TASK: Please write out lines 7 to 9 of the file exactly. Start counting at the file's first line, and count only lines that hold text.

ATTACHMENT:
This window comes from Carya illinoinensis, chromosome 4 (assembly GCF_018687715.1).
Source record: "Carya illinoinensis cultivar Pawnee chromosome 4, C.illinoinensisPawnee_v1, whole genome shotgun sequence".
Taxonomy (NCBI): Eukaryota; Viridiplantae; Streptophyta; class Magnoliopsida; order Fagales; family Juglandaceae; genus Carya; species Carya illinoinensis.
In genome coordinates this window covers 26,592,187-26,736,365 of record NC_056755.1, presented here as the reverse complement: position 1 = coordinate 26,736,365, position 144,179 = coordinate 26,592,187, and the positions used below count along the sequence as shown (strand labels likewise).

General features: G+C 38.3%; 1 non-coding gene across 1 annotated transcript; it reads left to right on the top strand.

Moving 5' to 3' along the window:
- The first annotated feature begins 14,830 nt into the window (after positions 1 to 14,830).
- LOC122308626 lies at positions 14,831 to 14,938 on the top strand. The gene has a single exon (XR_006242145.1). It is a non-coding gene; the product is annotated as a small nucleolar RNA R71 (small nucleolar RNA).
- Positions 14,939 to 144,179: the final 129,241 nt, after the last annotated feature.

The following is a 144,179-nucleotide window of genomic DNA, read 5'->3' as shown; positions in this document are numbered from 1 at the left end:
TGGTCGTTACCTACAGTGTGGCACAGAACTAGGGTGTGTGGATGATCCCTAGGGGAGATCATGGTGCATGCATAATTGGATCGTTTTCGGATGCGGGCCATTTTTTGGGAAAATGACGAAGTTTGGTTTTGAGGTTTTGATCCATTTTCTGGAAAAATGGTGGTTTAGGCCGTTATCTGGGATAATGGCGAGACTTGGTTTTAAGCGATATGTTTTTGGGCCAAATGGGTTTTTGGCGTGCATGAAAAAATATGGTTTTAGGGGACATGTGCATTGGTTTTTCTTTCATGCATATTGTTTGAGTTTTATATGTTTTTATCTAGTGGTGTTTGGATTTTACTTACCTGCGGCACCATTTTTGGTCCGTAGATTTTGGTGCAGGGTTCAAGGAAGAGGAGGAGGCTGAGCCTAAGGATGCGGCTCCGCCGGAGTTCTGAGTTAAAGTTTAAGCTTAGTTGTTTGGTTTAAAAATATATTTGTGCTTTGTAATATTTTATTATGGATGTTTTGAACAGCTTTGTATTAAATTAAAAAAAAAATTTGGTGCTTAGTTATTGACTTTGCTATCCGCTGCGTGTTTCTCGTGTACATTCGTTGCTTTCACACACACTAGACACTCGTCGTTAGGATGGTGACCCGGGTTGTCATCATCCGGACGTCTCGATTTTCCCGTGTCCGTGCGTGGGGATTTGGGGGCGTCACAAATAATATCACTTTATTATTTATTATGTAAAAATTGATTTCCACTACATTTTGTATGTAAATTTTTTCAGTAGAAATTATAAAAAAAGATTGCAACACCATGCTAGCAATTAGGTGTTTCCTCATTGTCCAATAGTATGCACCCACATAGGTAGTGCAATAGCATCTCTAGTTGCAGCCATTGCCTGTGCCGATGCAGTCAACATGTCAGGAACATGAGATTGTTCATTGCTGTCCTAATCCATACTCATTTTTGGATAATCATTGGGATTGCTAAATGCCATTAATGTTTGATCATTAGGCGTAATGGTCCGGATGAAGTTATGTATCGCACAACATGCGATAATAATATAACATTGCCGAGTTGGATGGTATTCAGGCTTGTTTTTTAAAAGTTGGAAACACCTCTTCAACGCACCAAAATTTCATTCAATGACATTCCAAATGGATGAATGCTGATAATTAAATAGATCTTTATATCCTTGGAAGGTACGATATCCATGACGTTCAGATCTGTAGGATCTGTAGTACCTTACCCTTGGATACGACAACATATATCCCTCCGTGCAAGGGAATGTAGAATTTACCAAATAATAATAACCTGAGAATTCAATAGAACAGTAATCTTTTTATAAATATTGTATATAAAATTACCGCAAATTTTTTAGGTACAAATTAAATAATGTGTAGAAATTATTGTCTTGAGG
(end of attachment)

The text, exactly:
- The first annotated feature begins 14,830 nt into the window (after positions 1 to 14,830).
- LOC122308626 lies at positions 14,831 to 14,938 on the top strand. The gene has a single exon (XR_006242145.1). It is a non-coding gene; the product is annotated as a small nucleolar RNA R71 (small nucleolar RNA).
- Positions 14,939 to 144,179: the final 129,241 nt, after the last annotated feature.